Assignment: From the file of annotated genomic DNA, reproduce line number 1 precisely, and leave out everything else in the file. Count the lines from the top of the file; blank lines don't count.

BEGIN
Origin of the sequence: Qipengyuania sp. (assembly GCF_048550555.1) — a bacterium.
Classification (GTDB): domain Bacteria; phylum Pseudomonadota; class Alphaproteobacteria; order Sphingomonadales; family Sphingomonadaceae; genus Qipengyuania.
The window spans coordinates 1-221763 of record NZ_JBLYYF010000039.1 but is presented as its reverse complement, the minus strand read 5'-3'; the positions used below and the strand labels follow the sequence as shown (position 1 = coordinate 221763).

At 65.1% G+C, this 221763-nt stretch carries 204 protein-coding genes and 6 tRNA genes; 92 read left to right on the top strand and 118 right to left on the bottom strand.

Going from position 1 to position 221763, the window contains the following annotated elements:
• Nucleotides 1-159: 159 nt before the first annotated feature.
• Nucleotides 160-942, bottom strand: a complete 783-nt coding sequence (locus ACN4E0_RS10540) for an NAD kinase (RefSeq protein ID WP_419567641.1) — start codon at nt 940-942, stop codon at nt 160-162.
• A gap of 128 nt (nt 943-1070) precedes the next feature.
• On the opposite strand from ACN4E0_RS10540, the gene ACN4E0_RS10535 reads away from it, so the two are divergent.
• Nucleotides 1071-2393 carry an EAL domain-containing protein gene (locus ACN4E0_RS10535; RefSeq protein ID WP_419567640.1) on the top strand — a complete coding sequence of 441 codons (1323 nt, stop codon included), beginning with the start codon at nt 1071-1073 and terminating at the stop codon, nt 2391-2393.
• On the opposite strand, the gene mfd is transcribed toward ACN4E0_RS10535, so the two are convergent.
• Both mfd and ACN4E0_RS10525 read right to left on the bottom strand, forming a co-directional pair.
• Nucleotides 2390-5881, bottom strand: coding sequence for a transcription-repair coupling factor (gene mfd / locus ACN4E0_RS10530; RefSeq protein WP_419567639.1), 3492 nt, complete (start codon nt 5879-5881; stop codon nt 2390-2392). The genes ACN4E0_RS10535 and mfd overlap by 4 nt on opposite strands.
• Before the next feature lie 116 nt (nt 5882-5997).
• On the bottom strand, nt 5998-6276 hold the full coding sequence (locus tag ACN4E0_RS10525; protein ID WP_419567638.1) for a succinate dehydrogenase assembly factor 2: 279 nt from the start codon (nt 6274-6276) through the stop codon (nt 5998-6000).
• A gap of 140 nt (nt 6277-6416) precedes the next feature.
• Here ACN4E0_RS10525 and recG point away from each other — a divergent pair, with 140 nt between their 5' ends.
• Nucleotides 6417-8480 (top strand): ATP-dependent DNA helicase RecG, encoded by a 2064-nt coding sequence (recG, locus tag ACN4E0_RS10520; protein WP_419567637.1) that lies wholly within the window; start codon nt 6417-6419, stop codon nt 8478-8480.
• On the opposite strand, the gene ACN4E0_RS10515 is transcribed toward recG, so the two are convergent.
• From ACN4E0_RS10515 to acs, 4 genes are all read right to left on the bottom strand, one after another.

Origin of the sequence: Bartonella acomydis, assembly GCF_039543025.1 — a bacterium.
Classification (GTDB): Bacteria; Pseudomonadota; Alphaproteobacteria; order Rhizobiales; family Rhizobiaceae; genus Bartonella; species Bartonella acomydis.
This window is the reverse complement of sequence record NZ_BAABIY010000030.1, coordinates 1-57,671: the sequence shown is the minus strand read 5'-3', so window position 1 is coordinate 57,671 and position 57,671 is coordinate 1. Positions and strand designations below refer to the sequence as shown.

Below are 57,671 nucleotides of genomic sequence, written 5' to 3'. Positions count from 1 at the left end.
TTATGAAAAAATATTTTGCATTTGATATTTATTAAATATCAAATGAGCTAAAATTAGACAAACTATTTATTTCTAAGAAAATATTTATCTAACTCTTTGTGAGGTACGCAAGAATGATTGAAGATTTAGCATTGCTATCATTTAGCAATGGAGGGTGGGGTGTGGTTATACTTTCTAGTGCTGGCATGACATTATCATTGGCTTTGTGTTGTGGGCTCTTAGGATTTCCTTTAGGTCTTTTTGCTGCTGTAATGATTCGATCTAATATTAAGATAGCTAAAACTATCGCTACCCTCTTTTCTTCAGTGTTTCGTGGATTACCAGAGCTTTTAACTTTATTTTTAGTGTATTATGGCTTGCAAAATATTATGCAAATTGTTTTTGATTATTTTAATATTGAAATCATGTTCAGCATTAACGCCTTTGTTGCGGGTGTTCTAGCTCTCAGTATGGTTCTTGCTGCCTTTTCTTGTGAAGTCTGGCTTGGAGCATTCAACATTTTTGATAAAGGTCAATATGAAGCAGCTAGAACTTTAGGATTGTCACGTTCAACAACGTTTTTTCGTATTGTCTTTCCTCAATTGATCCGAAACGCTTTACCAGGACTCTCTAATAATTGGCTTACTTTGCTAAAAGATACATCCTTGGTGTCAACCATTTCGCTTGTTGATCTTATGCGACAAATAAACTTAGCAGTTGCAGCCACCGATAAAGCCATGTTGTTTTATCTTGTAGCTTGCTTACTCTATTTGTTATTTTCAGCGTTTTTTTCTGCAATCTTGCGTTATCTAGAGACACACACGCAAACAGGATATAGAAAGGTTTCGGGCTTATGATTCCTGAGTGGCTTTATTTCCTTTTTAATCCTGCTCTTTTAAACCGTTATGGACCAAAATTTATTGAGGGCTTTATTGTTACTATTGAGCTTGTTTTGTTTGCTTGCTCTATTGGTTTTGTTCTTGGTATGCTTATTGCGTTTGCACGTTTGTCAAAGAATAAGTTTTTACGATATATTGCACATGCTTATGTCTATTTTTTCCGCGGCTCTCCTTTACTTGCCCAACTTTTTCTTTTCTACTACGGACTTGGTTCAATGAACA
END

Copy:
Origin of the sequence: Qipengyuania sp. (assembly GCF_048550555.1) — a bacterium.